Canada is waiving biometrics requirements for permanent residence applicants who submitted biometrics in the last 10 years.
Canada no longer requires permanent residence applicants to provide their biometric information as long as they have submitted their biometrics in another application within the last ten years.
Immigration, Refugees and Citizenship Canada (IRCC) has previously taken special measures due to the coronavirus pandemic such as allowing delays for biometric submissions if applicants are unable to submit them.
It is unknown as to when many of the biometric collection service points in Canada and abroad will continue their operations as normal.
These closures of service points and Visa Application Centres (VACs) have affected thousands of permanent residence applicants.
Many of these applicants had previously submitted their biometrics in a previous application.
In addition, IRCC said in a statement that Canada has a growing number of applications for permanent residence that cannot be processed because of the biometrics requirement.
As such, IRCC aims to alleviate further disruptions on such individuals by waiving the biometrics requirement in certain cases.
Eligible applicants and effective date
According to IRCC, this policy came into effect on September 10, 2020 and was operationalized on September 22, 2020. It will remain in effect indefinitely.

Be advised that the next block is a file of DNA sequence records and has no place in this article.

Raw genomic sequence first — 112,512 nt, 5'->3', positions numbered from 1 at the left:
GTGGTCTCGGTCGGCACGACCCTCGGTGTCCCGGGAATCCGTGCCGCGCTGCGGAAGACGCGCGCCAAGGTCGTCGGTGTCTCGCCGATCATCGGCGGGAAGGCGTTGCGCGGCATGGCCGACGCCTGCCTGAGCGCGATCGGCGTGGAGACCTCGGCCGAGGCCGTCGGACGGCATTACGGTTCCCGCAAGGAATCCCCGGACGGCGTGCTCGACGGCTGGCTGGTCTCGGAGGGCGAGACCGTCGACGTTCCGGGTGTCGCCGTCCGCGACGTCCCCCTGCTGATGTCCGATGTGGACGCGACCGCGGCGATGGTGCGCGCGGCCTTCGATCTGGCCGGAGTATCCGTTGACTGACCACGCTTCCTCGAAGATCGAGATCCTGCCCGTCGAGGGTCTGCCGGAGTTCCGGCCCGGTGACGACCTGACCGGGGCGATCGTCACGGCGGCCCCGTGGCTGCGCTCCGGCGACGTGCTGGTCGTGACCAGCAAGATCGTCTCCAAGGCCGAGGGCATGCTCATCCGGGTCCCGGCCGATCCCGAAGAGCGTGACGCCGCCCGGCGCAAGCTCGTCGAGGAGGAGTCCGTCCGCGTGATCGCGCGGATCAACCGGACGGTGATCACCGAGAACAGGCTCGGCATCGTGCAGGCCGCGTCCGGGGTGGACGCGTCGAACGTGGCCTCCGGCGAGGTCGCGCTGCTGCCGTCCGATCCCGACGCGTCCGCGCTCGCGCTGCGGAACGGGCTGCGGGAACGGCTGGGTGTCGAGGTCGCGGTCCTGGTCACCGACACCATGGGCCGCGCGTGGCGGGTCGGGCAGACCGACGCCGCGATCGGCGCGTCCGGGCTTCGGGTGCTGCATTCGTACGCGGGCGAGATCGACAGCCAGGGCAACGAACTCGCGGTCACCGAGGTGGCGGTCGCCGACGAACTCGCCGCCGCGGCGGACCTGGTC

Eligible applicants who are exempt from biometrics collection requirements irrespective of whether they are currently in Canada or overseas are those with both of the following:
- a pending or new application for permanent residence
- previously submitted their biometrics within the 10-year period before the day on which they submitted their current permanent residence application
Canada has already exempted other foreign nationals from providing biometrics due to its recognition that COVID-19 disruptions may prevent them from doing so.
Biometrics are usually required for foreign nationals who seek to obtain a Canadian visitor visa, work or study permit (except U.S. nationals), refugee or asylum status, permanent residence, a visitor record, or to extend their work or study permit.
These individuals are required to submit their fingerprints, photograph, and pay a fee. Canada uses biometrics to confirm the identity of foreign nationals upon their entry to the country.